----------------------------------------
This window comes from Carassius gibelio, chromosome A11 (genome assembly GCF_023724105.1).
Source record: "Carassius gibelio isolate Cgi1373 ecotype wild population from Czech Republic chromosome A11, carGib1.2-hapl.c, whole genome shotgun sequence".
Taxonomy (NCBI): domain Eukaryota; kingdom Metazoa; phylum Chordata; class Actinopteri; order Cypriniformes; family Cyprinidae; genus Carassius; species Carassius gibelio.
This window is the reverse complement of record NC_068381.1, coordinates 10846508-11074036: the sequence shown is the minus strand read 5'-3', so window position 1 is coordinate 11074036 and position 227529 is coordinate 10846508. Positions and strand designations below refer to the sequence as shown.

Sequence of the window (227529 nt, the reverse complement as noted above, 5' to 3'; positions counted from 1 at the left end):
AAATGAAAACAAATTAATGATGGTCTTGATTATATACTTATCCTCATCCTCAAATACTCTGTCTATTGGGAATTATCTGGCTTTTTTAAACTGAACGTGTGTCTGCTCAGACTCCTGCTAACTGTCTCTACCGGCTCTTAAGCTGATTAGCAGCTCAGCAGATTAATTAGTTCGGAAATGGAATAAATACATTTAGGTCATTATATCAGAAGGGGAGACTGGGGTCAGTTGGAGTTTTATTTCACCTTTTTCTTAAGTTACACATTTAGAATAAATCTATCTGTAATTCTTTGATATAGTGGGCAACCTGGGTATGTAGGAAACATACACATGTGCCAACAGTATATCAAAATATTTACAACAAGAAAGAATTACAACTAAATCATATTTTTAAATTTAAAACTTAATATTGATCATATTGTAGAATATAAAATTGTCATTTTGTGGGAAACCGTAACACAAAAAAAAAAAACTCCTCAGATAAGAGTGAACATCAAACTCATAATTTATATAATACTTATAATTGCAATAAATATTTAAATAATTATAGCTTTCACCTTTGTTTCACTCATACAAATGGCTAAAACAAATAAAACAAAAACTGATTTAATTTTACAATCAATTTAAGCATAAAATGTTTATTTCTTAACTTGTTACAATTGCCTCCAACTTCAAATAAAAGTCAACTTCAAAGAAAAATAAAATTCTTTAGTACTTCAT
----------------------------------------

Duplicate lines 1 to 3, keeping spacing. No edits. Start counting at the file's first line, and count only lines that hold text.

This window comes from Carassius gibelio, chromosome A11 (genome assembly GCF_023724105.1).
Source record: "Carassius gibelio isolate Cgi1373 ecotype wild population from Czech Republic chromosome A11, carGib1.2-hapl.c, whole genome shotgun sequence".
Taxonomy (NCBI): domain Eukaryota; kingdom Metazoa; phylum Chordata; class Actinopteri; order Cypriniformes; family Cyprinidae; genus Carassius; species Carassius gibelio.